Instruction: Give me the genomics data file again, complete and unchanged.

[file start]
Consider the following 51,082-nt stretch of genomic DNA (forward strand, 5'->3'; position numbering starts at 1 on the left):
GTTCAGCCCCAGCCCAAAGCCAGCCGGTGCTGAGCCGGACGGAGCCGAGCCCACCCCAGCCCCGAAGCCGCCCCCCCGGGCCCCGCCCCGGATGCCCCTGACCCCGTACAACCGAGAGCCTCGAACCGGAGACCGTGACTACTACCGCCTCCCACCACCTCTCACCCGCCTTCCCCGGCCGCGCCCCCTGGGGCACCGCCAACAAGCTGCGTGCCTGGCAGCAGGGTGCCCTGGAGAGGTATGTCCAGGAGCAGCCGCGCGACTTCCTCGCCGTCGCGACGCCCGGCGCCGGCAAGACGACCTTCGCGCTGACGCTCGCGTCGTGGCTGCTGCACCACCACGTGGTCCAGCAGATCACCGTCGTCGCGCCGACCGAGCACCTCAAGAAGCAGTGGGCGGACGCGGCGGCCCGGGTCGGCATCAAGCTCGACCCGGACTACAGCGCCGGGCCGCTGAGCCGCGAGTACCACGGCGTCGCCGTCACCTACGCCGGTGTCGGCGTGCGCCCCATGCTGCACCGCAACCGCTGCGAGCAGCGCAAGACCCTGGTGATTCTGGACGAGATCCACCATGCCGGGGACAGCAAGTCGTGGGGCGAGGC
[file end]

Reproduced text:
Consider the following 51,082-nt stretch of genomic DNA (forward strand, 5'->3'; position numbering starts at 1 on the left):
GTTCAGCCCCAGCCCAAAGCCAGCCGGTGCTGAGCCGGACGGAGCCGAGCCCACCCCAGCCCCGAAGCCGCCCCCCCGGGCCCCGCCCCGGATGCCCCTGACCCCGTACAACCGAGAGCCTCGAACCGGAGACCGTGACTACTACCGCCTCCCACCACCTCTCACCCGCCTTCCCCGGCCGCGCCCCCTGGGGCACCGCCAACAAGCTGCGTGCCTGGCAGCAGGGTGCCCTGGAGAGGTATGTCCAGGAGCAGCCGCGCGACTTCCTCGCCGTCGCGACGCCCGGCGCCGGCAAGACGACCTTCGCGCTGACGCTCGCGTCGTGGCTGCTGCACCACCACGTGGTCCAGCAGATCACCGTCGTCGCGCCGACCGAGCACCTCAAGAAGCAGTGGGCGGACGCGGCGGCCCGGGTCGGCATCAAGCTCGACCCGGACTACAGCGCCGGGCCGCTGAGCCGCGAGTACCACGGCGTCGCCGTCACCTACGCCGGTGTCGGCGTGCGCCCCATGCTGCACCGCAACCGCTGCGAGCAGCGCAAGACCCTGGTGATTCTGGACGAGATCCACCATGCCGGGGACAGCAAGTCGTGGGGCGAGGC